The next night at 1650, VIA No 44 arrives ten minutes late behind 903. Renaissance scheme 3464-3368-and Ren 3348 trail. Fire extinguisher sign caught my eye:
Normally, only the characteristic 'hockey-stick' platform light standards mar the views here, as noted in this earlier post and shown in every photo gracing the cover of my first book on VIA Rail. One above the car looks like special lighting to show the 'Business / Affaires' lettering on 3464's side:
The decades-old metal sign implores you to 'Keep off Tracks'. Sound advice.
The sign above the door on the construction trailer at the west end of the station shows CN's 24-hr emergency number. Our great-nephew, being a truck aficianado, noted the hi-rail wheels on both pickup trucks and the larger boom truck and asked thoughtful questions about how the trucks move along the rails!
E  is for...Eccident? Look at the damage to the corner of the front corner of 902's monocoque on the engineer's side, also visible in the top photo of VIA No 55 arriving at 1728. 902-3474-Ren 3319-3367:
Years ago, my Dad coined the phrase 'Careful fingers!!' to protect a young visitor's digits, and the phrase stuck. VIA has posted 'Careful thumbs!!' signs on the cab entry doors of P42DC 918, among others. No 66's power leads 3452-3365-3313 at 1747. It looks like the the cab door handles have caused a few blue thumbnails, and perhaps some blue language, too!
Trains rapides. Eloignez-vous des voies signs mark the rear of Ren Business Class car 3455, trailing 917 and leading 3318-3306-3334 on No 46 at 1802. English trainslation: Really, really fast trains. Distance yourself of the tracks! If you know what's good for you!
And that's just what we did after No 46 left. The great-nephew is task-oriented. His checklist for the evening: Train station...check. Pizza Pizza. Running trains in the basement. Playing Legos. Or as I might call it, Best Evening Ever!

Running extra...

Last weekend's Kingston Rail-O-Rama found me arriving on Kingston Express bus 1364. Finds included some Tim Reid and Bob Hunter Kingston railfanning photos bought from the irrepressible Liz Reid, some Vintage Tyco (searchlight car!) from Ron Barrett (going postal in a good way!) and several additions to my railway library, including my annual Morning Sun Books volume - CP Facilities Volume 1. Home aboard Kingston Express 1370.

Prolific bloggers: Chris and Connie, over at BIGDoer. Check out their then and now now and then.

A new CN caboose project website includes this photographer's photo of CN 79707 Dubbya.

Wednesday, March 5, 2014

Postscripts:1984 Royal Train;1995 Derailment

Fellow Kingstonian, Railway Post Office cancellation expert, railfan Ron Barrett kindly shared several Kingston-area railfanning photos with me. It's about time I shared them with you. In this post I'll include three sets of photos from Ron's railfanning, since they tie in nicely with some posts I've already published. Watch for more of Ron's photography of other unique Kingston-area railfan subjects. First, we travel back to a balmy October 13, 1995. CN's wayfreight on the Cataraqui Spur to the DuPont plant derailed on the trestle between Bath and Armstrong Roads. Ron was there that evening.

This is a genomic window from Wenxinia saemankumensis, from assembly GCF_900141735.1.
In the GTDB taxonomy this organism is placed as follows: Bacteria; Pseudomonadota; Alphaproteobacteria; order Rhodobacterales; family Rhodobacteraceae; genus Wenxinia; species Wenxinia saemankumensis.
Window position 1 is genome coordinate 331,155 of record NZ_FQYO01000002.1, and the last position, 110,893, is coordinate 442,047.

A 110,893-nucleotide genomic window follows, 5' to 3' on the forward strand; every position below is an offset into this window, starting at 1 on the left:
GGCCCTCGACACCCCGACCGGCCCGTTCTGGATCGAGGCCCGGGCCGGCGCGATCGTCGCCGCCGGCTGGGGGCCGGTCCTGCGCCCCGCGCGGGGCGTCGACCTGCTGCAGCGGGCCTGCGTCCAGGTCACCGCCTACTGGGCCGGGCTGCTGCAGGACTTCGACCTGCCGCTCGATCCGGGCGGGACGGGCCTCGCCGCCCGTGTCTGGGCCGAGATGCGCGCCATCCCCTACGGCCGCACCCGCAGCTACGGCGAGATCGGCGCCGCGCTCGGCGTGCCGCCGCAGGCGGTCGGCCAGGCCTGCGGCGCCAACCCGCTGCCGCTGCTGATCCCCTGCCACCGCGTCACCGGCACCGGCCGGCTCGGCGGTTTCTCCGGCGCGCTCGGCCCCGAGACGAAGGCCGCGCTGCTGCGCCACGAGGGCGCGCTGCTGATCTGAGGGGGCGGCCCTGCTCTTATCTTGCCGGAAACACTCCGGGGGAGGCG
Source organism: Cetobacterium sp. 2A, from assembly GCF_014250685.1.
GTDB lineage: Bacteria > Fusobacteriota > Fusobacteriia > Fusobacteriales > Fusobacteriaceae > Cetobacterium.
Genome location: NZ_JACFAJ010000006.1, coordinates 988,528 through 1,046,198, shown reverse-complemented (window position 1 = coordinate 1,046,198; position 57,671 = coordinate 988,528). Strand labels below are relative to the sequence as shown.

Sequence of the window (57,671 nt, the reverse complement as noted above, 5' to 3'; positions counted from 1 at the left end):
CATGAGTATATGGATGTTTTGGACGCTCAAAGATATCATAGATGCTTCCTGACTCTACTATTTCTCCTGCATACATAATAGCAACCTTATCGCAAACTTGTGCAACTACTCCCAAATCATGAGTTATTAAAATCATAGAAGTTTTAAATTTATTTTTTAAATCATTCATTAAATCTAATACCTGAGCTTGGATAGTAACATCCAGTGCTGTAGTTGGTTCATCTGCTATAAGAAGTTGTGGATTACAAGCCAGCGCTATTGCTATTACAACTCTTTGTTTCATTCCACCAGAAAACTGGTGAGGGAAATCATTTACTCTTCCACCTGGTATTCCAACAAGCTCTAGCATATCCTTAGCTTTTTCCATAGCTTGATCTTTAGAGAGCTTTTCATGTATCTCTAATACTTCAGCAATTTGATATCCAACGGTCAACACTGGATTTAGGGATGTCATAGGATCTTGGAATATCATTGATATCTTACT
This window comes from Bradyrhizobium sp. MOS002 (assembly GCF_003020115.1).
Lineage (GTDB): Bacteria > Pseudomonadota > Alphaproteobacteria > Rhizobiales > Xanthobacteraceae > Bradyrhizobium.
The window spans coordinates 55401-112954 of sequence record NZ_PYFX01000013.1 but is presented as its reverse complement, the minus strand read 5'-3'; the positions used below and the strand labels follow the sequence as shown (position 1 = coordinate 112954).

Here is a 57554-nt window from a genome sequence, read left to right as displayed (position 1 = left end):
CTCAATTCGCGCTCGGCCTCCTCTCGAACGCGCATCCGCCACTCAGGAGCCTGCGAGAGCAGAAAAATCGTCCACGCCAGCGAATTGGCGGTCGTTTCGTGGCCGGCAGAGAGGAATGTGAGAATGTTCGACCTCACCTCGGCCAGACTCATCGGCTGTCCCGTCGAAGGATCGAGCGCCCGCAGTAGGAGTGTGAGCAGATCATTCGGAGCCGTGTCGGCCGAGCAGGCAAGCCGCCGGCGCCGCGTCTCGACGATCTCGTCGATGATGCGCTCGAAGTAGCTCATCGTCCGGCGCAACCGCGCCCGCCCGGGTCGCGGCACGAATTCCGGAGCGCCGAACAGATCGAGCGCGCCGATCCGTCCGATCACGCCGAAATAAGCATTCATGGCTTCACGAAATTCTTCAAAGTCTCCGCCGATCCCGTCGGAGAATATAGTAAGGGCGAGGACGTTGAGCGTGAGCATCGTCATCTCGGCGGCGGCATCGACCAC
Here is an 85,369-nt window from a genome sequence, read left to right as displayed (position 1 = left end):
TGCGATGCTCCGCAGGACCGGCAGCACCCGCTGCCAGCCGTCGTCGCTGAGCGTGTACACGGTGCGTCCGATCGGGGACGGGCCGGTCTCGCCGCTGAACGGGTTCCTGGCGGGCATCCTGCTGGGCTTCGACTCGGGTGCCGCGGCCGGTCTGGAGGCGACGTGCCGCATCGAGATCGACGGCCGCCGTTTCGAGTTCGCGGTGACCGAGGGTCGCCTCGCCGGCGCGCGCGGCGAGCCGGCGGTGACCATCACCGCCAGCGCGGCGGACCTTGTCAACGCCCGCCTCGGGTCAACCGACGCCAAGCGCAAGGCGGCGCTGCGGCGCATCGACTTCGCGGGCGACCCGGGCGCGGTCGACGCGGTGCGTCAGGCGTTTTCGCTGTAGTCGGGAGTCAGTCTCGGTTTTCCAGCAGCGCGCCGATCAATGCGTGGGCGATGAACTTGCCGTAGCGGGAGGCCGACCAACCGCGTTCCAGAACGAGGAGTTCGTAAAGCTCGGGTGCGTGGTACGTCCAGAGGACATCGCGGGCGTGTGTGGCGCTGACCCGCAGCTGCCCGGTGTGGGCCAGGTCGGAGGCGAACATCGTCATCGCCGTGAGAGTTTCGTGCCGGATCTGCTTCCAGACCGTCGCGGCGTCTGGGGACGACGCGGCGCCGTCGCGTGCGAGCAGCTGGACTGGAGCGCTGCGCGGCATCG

At the Cataraqui Spur crossings of Bath Road and Armstrong Road, Ron snapped a few photos of the derailed cars using a 200 mm lens. The TrackMobile from the DuPont plant had been summoned, and arrived (top photo) with the operator somewhat unsure about receiving instructions from a CN employee (above). The last two cars on the south end of the derailment, led by yellow-cupola CN International Service caboose 78100 were hauled down the Cataraqui Spur to permit access of the derailed cars. Normally, the TrackMobile - the Kingston equivalent of Thomas the Tank Engine - does not venture far from its stomping grounds inside the plant! Crossing Bath Road southbound
Behind CN Geeps 4141-4122, the derailed tank cars leaned at an awkward angle at the trestle!
The next day, Quinte Crane Rentals has stabilized the cars to enable them to be pumped out, a job which would take three days. I was here the same day that Ron took the first of these two photos:
Re-railing, with hoist cable crimping the tank just a bit:
About 10 miles to the west on CN's Kingston Sub, Ron made one and only trip to the top of the Millhaven Spur, when CN was still switching the plant. CN engine 4130 handles some ethylene glycol empty tank cars and covered hoppers that are also empty. The outer rail inner railhead was almost completely worn away where the spur reaches the main line. The ties and foot of the rail were covered with rail shavings!
Ron was atop the Princess Street overpass to photograph the arrival of the Royal Train conveying Queen Elizabeth II to Kingston on September 28, 1984. Coincidentally, I was there too, in the crowd near the station next to the Queen's limousine.
Preceded by a pilot train, the Royal Train slows at the Counter Street crossing, as banana-yellow Kingston Police cruisers block the crossing. Patriotic red &white bunting has largely blown onto the station roof!
The Queen and Duke of Edinburgh are ensconced in their limo as the motorcade departs the station for the trip to their next stop in Amherst View. The train's white-overalled mechanical supervisors and crew wander over for a gander:
White flags and green flags were quite common on the ex-CN FPA4's in VIA service. But the Royal Standard made far fewer appearances, seen here on freshly-scrubbed 6761's cab.

Running extra...and Lots-O-Links:

It's off to the annual Kingston Rail-O-Rama this Saturday. Will there be bargains? Will there be books-by-the-pound at the Bytown table? Should I bring one, or two, reusable shopping bags to cart my goodies home? VIA engine 901 caught fire while on VIA No 57 near Alexandria, ON on Sunday March 2 - Flickr Photo by 'Mike T'. CASO Free-mo layout set up at St Thomas, ON - check out the 3+ pages of photos. Tim Warris' CNJ Bronx Terminal micro-layout - get a round to it. John Eull's amazing photos on railpictures.ca - from the early VIA era to today. TV reporter gets plowed by the third truck and keeps on reporting - Ron Burgundy take note.